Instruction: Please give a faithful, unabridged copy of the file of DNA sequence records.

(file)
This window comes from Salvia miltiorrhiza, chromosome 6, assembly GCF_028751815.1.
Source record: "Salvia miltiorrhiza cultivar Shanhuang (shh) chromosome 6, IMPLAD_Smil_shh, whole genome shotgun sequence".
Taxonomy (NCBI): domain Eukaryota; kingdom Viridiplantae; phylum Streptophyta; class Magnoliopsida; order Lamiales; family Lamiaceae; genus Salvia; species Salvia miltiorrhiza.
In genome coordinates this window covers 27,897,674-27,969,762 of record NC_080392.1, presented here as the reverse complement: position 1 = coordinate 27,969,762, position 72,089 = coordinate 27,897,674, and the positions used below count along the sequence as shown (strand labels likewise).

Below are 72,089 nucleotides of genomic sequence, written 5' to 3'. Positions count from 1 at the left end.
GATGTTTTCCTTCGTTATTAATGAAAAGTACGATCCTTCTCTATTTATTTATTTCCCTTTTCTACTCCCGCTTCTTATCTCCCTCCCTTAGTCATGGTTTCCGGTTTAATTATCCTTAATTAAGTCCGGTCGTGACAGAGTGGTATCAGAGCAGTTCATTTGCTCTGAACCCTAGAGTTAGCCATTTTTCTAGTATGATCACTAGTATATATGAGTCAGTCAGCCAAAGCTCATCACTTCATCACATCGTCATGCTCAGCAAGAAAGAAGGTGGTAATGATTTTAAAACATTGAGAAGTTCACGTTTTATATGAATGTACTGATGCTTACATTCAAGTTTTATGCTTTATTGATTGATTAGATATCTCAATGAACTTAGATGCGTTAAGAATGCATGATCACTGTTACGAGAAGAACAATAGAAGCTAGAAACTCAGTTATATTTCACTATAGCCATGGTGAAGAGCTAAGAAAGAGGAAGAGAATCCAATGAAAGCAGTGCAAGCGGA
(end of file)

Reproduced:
This window comes from Salvia miltiorrhiza, chromosome 6, assembly GCF_028751815.1.
Source record: "Salvia miltiorrhiza cultivar Shanhuang (shh) chromosome 6, IMPLAD_Smil_shh, whole genome shotgun sequence".
Taxonomy (NCBI): domain Eukaryota; kingdom Viridiplantae; phylum Streptophyta; class Magnoliopsida; order Lamiales; family Lamiaceae; genus Salvia; species Salvia miltiorrhiza.
In genome coordinates this window covers 27,897,674-27,969,762 of record NC_080392.1, presented here as the reverse complement: position 1 = coordinate 27,969,762, position 72,089 = coordinate 27,897,674, and the positions used below count along the sequence as shown (strand labels likewise).

Below are 72,089 nucleotides of genomic sequence, written 5' to 3'. Positions count from 1 at the left end.
GATGTTTTCCTTCGTTATTAATGAAAAGTACGATCCTTCTCTATTTATTTATTTCCCTTTTCTACTCCCGCTTCTTATCTCCCTCCCTTAGTCATGGTTTCCGGTTTAATTATCCTTAATTAAGTCCGGTCGTGACAGAGTGGTATCAGAGCAGTTCATTTGCTCTGAACCCTAGAGTTAGCCATTTTTCTAGTATGATCACTAGTATATATGAGTCAGTCAGCCAAAGCTCATCACTTCATCACATCGTCATGCTCAGCAAGAAAGAAGGTGGTAATGATTTTAAAACATTGAGAAGTTCACGTTTTATATGAATGTACTGATGCTTACATTCAAGTTTTATGCTTTATTGATTGATTAGATATCTCAATGAACTTAGATGCGTTAAGAATGCATGATCACTGTTACGAGAAGAACAATAGAAGCTAGAAACTCAGTTATATTTCACTATAGCCATGGTGAAGAGCTAAGAAAGAGGAAGAGAATCCAATGAAAGCAGTGCAAGCGGA